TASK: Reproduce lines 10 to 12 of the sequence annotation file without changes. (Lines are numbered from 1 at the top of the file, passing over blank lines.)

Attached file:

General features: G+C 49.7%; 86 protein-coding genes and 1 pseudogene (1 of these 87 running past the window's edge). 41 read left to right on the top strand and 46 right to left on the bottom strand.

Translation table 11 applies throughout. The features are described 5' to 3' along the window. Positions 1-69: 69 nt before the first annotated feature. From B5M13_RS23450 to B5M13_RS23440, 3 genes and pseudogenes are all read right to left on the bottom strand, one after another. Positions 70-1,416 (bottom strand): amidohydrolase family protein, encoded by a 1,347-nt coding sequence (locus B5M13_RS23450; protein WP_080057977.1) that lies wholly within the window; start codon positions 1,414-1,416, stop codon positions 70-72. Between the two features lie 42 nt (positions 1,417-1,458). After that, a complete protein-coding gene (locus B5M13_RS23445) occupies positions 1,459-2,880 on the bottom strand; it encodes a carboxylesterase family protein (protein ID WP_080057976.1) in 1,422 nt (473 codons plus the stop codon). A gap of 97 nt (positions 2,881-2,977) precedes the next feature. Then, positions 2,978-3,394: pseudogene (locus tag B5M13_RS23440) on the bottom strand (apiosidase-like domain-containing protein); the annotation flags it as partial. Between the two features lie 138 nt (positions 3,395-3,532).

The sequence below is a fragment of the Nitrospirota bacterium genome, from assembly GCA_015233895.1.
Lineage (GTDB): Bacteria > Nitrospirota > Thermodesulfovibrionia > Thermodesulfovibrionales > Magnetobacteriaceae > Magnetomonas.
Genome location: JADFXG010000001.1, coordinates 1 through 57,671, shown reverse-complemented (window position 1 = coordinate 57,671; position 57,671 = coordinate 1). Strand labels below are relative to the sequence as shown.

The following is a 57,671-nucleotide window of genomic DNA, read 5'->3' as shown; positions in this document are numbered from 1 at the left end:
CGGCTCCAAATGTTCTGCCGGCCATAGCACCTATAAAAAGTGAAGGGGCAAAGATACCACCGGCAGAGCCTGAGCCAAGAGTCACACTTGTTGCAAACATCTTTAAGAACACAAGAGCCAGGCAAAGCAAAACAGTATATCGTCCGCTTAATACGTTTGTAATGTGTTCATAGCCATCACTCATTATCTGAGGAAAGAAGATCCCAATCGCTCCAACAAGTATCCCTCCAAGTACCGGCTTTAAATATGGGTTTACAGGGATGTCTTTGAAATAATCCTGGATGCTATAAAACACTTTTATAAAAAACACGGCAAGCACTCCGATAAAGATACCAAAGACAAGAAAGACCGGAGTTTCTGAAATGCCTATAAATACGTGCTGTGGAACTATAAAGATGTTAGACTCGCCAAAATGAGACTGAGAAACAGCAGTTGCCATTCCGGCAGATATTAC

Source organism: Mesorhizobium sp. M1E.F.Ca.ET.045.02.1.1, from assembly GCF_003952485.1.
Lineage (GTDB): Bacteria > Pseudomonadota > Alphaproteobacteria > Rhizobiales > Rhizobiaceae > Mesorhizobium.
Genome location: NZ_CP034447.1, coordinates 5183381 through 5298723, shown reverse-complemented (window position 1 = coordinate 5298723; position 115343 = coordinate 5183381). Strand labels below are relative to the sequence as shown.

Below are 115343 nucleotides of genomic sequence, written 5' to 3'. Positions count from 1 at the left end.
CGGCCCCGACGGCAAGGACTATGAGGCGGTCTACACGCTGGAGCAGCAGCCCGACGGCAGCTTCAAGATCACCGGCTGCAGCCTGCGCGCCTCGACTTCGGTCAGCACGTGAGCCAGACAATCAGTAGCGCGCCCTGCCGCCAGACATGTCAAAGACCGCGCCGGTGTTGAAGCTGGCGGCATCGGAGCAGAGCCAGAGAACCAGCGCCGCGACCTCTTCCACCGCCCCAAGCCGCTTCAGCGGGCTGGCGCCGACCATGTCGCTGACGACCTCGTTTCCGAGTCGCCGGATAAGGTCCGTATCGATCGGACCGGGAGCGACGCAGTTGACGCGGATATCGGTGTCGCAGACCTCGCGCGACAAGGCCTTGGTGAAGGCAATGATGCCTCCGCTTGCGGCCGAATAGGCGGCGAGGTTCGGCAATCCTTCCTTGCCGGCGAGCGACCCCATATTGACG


Genome location: NZ_CP034447.1, coordinates 5183381 through 5298723, shown reverse-complemented (window position 1 = coordinate 5298723; position 115343 = coordinate 5183381). Strand labels below are relative to the sequence as shown.

Below are 115343 nucleotides of genomic sequence, written 5' to 3'. Positions count from 1 at the left end.
CGGCCCCGACGGCAAGGACTATGAGGCGGTCTACACGCTGGAGCAGCAGCCCGACGGCAGCTTCAAGATCACCGGCTGCAGCCTGCGCGCCTCGACTTCGGTCAGCACGTGAGCCAGACAATCAGTAGCGCGCCCTGCCGCCAGACATGTCAAAGACCGCGCCGGTGTTGAAGCTGGCGGCATCGGAGCAGAGCCAGAGAACCAGCGCCGCGACCTCTTCCACCGCCCCAAGCCGCTTCAGCGGGCTGGCGCCGACCATGTCGCTGACGACCTCGTTTCCGAGTCGCCGGATAAGGTCCGTATCGATCGGACCGGGAGCGACGCAGTTGACGCGGATATCGGTGTCGCAGACCTCGCGCGACAAGGCCTTGGTGAAGGCAATGATGCCTCCGCTTGCGGCCGAATAGGCGGCGAGGTTCGGCAATCCTTCCTTGCCGGCGAGCGACCCCATATTGACG